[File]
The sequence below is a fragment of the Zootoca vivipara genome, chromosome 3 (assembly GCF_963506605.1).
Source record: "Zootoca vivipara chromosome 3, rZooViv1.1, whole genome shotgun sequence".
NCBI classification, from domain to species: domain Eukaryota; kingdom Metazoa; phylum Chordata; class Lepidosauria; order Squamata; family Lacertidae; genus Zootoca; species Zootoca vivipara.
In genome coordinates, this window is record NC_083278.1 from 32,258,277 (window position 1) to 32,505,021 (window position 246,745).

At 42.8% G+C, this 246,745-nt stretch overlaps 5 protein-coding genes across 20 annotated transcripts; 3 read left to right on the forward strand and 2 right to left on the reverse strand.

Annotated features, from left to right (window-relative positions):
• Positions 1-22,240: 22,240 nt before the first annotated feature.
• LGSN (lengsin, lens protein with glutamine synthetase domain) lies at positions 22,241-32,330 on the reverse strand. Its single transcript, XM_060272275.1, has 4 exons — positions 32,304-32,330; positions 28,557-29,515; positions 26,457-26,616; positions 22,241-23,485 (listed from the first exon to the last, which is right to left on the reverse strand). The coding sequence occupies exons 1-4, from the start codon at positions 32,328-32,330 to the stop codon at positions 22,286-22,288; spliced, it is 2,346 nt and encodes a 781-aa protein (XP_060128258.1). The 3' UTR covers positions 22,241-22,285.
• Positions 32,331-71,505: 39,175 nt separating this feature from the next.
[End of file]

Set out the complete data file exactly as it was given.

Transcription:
The sequence below is a fragment of the Zootoca vivipara genome, chromosome 3 (assembly GCF_963506605.1).
Source record: "Zootoca vivipara chromosome 3, rZooViv1.1, whole genome shotgun sequence".
NCBI classification, from domain to species: domain Eukaryota; kingdom Metazoa; phylum Chordata; class Lepidosauria; order Squamata; family Lacertidae; genus Zootoca; species Zootoca vivipara.
In genome coordinates, this window is record NC_083278.1 from 32,258,277 (window position 1) to 32,505,021 (window position 246,745).

At 42.8% G+C, this 246,745-nt stretch overlaps 5 protein-coding genes across 20 annotated transcripts; 3 read left to right on the forward strand and 2 right to left on the reverse strand.

Annotated features, from left to right (window-relative positions):
• Positions 1-22,240: 22,240 nt before the first annotated feature.
• LGSN (lengsin, lens protein with glutamine synthetase domain) lies at positions 22,241-32,330 on the reverse strand. Its single transcript, XM_060272275.1, has 4 exons — positions 32,304-32,330; positions 28,557-29,515; positions 26,457-26,616; positions 22,241-23,485 (listed from the first exon to the last, which is right to left on the reverse strand). The coding sequence occupies exons 1-4, from the start codon at positions 32,328-32,330 to the stop codon at positions 22,286-22,288; spliced, it is 2,346 nt and encodes a 781-aa protein (XP_060128258.1). The 3' UTR covers positions 22,241-22,285.
• Positions 32,331-71,505: 39,175 nt separating this feature from the next.